Since lining up for his first professional race at Hangtown in 2004, Josh Grant has been a staple in Monster Energy Supercross and Lucas Oil Pro Motocross. In addition to maintaining a very supportive and enthusiastic fanbase, he’s also been competitive throughout his career, which spans nearly 250 (244, to be exact) combined outings in supercross and motocross. Now, with 2019 on the horizon, the veteran isn’t exactly sure what’s in store for him, but nonetheless seems content with whatever the future may bring.
Racer X: Other than the Monster Energy Cup and Red Bull Straight Rhythm, what have you been up to?
Josh Grant: Mostly I was just prepping for those two races. It was just kind of a last-minute decision to race, so my focus was on getting all that stuff sorted and done and racing and having a good time. And last week, I’ve just been checking out for a bit and taking a break.
You said you kind of threw things together for those two races. What kind of support did you have?
I had some friends who were helping me, obviously my old mechanic at Kawi with parts and stuff that I needed, but it was pretty much an effort we did on our own. It was kind of thrown together. I rode some supercross the week before to try to make the most of it and just have fun. For me, it was more about going there and racing if it was going to be my last supercross. With how the industry is, you don’t know what’s next, and I didn’t want to end my last race on a broken leg in Dallas. It was like, “Let’s go have some fun and go racing.” That’s why I was there to do it.
Talk about putting a two-stroke together. Do you normally have two-strokes you ride or did you have to build something from the ground up for Straight Rhythm?
We had to build it from the ground up. There was an opportunity to work with Racer X. My friend Pete Martini over there told me there was an industry class inside the event between magazines and they wanted me to do it. I hopped on board and was stoked to be a part of it. I haven’t ridden a two-stroke in a long time and I literally rode that bike probably three times before we went to the event. It was cool, it was something different, and it was new. Any time there’s a chance to go do that type of an event and ride a two-stroke, I’m all in. It brings back a lot of old school memories.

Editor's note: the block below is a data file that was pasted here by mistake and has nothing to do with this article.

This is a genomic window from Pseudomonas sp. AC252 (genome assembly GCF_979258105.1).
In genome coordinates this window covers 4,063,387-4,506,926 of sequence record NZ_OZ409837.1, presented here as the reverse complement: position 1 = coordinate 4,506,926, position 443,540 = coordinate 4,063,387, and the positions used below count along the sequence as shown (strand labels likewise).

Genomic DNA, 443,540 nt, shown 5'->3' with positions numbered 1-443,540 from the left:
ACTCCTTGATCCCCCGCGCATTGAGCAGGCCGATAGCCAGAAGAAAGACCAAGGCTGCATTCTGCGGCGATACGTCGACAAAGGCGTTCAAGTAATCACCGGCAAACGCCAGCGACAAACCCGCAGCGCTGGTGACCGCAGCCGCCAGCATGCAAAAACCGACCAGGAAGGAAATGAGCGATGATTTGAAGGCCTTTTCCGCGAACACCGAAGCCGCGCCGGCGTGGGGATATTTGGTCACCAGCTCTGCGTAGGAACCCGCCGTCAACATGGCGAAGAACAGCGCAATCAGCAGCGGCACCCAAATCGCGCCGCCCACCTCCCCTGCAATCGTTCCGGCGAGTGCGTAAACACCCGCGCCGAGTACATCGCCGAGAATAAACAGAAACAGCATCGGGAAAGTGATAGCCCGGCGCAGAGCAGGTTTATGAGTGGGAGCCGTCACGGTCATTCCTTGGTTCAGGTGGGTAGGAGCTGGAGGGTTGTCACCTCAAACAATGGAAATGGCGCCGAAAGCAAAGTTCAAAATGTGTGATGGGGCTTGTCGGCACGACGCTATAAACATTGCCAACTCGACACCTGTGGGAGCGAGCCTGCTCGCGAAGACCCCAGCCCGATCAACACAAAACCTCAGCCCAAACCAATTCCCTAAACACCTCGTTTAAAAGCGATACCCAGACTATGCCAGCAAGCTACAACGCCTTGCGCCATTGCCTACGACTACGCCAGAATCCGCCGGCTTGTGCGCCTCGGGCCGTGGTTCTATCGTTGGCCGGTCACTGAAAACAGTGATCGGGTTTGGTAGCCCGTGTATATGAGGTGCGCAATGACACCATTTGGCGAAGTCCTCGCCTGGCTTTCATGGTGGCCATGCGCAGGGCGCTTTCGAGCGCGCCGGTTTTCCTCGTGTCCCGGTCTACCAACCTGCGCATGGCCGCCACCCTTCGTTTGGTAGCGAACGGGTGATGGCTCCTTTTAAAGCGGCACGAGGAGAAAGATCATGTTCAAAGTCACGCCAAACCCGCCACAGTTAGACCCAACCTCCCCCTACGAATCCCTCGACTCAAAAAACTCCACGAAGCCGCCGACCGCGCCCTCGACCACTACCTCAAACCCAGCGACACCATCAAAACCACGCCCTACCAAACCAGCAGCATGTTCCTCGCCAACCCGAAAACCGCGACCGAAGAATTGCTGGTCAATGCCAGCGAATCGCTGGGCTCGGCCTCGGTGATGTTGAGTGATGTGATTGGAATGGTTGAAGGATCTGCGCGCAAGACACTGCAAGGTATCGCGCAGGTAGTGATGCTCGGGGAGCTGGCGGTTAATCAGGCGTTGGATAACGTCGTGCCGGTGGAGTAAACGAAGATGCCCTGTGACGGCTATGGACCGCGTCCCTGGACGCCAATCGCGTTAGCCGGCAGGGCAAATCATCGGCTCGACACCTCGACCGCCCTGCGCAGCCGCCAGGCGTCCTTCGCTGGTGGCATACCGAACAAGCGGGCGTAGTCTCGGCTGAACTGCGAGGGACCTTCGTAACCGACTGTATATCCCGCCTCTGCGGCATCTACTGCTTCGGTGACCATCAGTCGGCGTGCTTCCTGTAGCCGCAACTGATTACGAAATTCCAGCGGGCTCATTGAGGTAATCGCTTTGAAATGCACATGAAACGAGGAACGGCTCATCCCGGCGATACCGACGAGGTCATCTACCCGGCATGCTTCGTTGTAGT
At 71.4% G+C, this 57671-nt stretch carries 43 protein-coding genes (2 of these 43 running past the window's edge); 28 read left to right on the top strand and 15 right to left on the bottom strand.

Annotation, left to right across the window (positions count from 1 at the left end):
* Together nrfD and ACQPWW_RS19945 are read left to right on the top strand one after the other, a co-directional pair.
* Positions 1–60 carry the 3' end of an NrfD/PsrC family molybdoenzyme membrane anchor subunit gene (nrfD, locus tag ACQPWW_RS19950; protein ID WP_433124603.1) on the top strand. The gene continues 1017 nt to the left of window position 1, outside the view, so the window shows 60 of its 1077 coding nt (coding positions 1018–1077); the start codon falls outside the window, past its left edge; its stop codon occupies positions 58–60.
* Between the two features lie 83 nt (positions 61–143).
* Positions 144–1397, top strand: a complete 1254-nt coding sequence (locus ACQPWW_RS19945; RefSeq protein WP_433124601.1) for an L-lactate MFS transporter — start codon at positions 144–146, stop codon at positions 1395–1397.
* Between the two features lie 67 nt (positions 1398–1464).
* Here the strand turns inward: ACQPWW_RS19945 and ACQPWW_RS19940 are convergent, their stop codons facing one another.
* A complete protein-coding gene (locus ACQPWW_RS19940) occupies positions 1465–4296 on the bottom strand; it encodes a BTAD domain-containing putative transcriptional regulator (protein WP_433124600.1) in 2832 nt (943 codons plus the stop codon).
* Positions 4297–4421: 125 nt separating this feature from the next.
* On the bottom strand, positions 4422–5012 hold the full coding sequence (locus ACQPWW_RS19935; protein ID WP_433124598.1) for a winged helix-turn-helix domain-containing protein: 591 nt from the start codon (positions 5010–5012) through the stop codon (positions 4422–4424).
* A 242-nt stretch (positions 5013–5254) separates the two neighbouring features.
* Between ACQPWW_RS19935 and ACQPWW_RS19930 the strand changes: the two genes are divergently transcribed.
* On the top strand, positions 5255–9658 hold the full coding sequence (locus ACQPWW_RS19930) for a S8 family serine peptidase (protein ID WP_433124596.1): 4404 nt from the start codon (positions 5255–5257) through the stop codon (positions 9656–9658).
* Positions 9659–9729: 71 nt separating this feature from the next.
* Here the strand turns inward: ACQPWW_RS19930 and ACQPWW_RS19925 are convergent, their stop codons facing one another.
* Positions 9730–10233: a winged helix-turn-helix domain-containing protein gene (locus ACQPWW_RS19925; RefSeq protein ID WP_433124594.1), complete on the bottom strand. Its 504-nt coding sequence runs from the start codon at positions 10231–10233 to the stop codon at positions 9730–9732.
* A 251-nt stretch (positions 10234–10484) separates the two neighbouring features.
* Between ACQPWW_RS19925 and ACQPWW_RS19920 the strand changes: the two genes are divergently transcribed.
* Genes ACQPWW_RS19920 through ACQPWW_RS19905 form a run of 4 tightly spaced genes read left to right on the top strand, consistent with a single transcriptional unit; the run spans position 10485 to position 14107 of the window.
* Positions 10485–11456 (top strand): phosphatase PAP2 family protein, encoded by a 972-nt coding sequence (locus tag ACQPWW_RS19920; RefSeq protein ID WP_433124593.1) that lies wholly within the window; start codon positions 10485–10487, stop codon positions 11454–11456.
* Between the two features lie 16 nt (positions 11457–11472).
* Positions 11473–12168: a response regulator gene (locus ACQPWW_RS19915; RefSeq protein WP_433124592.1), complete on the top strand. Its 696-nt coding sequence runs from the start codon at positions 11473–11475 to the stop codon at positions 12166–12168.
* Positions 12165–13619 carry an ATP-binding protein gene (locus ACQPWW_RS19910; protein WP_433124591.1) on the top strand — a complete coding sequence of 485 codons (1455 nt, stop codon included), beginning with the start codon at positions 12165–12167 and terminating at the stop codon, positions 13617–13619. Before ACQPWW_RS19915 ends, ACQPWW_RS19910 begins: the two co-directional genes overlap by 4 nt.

Talk a little bit about Straight Rhythm. The whole thing looked incredibly fun and the vibe was cool, especially with the ‘90s theme. Was it as cool to race as it was to watch?
Yeah, I think so. I’ve never done that event and a lot of the other guys have. It was completely new for me. The whole ‘90s theme made it so much more fun. I think that’s something racing has kind of gotten away from, the whole reason why we do it. It brought back some old school memories.
Let’s talk about 2019. Do you have anything lined up yet?
Not at the moment. We’re working on a few things trying to get things sorted, but with how this industry has been the last few years, it comes down to the last minute and getting everything put together. If it doesn’t happen you have to work on fill-in rides or stuff like that. But at the moment I don’t have anything set in stone. We’ll see how it works out.
You’ve taken breaks from racing in the past and it hasn’t really seemed to affect your speed or marketability. Is it possible we might see another hiatus, or are you doing everything you can to be on the gate at A1 no matter what?
I’m not doing everything I can to be there. This is my fifteenth year of racing supercross, so for me it’s about being involved with the right people and having the right setup to really give it a go. I don’t want to have a half-ass effort of going out there and putting something together that’s not going to be competitive. I still feel like I can get in the mix with those guys.
Obviously you’re a racer, but you’ve been pretty vocal in interviews about being a family man too, so if you aren’t racing is that necessarily a bad thing or is it just an opportunity to spend some time with the family?
I’ve experienced this firsthand just due to injuries last year. I look back and it sucks I broke my leg, but at the same time, the amount of time I got to spend with my kids and my family, I would have missed out on a lot of those life experiences that are pretty important. Especially at a young age. So for me it doesn’t seem as crucial as it used to.
Where can people get their hands on those B33RME hats?
They’ve been flying out! We’ve been reordering and trying to stock them up as much as we can. But they can go on the HLTNCO.com website, we normally have them up there nonstop. We’re pretty stoked on the number of people who have supported it and have liked the hat.